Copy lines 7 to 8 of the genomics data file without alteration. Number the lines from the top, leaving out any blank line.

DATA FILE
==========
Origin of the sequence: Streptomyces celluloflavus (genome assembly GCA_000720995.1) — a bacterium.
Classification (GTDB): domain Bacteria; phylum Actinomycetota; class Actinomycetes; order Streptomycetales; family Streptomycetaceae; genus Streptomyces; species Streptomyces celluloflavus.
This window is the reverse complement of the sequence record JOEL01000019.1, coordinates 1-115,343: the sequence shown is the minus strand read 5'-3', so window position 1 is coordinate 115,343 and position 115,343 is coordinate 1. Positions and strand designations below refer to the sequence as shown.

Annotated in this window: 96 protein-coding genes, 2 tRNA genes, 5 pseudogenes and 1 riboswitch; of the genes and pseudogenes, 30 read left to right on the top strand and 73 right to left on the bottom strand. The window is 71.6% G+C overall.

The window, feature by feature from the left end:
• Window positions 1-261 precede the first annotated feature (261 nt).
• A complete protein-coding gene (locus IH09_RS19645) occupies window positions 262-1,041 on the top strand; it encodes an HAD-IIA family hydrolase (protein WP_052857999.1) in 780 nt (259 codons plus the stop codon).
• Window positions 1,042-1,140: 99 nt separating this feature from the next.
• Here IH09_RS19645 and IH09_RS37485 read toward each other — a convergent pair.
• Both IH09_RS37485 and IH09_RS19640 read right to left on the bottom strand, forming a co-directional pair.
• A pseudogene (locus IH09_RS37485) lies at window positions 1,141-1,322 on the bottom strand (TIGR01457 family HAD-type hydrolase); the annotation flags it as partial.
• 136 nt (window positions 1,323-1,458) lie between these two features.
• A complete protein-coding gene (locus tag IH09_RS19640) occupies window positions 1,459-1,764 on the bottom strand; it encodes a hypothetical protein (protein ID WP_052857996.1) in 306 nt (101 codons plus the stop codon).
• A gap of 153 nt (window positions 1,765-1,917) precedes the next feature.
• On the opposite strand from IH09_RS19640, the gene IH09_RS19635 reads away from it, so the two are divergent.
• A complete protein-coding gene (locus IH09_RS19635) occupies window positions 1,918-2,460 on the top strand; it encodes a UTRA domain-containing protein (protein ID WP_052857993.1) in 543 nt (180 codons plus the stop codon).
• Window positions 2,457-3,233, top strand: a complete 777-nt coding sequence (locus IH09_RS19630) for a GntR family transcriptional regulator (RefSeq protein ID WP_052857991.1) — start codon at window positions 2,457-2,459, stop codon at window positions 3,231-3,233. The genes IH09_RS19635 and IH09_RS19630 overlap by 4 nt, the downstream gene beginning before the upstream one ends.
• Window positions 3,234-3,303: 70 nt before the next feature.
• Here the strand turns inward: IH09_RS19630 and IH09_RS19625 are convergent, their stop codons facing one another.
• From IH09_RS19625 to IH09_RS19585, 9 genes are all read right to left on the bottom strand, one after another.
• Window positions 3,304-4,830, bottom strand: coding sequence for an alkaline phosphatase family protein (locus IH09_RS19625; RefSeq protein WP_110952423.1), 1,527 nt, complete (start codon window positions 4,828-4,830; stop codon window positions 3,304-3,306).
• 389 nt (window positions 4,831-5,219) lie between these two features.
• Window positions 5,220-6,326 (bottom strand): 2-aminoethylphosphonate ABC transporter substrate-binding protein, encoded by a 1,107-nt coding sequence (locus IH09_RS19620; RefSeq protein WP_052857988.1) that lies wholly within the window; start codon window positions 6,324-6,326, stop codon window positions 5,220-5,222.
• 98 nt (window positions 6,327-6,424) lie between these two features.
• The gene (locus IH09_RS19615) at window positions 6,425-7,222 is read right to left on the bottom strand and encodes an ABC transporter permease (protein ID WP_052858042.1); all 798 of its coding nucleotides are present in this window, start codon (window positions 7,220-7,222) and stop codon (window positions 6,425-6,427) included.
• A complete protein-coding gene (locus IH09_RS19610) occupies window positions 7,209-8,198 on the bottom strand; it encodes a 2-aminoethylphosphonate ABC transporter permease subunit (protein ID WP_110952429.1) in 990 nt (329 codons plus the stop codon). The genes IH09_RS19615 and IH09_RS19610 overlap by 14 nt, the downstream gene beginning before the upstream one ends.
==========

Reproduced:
• A complete protein-coding gene (locus IH09_RS19645) occupies window positions 262-1,041 on the top strand; it encodes an HAD-IIA family hydrolase (protein WP_052857999.1) in 780 nt (259 codons plus the stop codon).
• Window positions 1,042-1,140: 99 nt separating this feature from the next.